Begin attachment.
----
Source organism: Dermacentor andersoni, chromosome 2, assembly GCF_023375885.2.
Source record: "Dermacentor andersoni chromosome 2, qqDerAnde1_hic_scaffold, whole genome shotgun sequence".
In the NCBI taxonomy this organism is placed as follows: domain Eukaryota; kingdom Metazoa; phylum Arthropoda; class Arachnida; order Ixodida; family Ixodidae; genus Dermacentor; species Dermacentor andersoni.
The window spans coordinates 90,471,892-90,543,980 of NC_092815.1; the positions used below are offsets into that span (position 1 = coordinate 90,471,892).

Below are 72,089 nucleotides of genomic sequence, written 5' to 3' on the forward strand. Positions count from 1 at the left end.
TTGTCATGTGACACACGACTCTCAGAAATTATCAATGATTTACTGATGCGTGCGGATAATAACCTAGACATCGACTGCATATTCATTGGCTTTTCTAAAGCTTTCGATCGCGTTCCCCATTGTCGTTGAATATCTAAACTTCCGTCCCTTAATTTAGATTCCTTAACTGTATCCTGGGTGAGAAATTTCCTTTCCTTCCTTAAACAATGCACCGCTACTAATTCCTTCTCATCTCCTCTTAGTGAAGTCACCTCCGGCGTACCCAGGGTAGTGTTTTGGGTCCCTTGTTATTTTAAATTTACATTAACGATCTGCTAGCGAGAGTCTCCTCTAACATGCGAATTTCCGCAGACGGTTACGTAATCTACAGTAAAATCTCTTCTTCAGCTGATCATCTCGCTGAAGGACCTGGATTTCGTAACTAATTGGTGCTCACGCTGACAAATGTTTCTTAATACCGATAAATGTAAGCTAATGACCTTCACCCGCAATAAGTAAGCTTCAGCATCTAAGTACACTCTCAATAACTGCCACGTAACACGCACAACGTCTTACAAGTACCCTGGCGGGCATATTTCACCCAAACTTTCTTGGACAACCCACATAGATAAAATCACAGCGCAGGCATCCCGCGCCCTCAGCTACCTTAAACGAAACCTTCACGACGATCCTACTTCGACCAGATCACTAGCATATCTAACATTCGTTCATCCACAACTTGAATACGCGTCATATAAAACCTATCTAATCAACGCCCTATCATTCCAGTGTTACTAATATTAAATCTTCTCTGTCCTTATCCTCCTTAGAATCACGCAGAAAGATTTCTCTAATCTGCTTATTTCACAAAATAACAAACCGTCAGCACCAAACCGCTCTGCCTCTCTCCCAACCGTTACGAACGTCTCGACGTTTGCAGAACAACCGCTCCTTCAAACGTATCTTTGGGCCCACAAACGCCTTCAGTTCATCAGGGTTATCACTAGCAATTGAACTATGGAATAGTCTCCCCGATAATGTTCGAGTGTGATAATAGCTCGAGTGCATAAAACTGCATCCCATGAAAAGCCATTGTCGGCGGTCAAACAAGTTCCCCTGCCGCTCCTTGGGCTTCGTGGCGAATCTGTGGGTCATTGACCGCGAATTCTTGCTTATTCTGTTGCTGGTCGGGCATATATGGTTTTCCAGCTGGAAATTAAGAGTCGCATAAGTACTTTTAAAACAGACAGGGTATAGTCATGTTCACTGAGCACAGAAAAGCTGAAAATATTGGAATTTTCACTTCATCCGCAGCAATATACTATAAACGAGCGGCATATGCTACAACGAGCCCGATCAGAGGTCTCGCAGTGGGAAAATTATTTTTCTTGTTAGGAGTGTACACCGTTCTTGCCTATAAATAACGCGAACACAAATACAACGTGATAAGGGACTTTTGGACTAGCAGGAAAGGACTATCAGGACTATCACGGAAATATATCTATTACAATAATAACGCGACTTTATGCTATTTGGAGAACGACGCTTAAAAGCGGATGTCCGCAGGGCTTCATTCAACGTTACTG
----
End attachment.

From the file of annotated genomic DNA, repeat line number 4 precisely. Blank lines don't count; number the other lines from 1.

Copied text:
The window spans coordinates 90,471,892-90,543,980 of NC_092815.1; the positions used below are offsets into that span (position 1 = coordinate 90,471,892).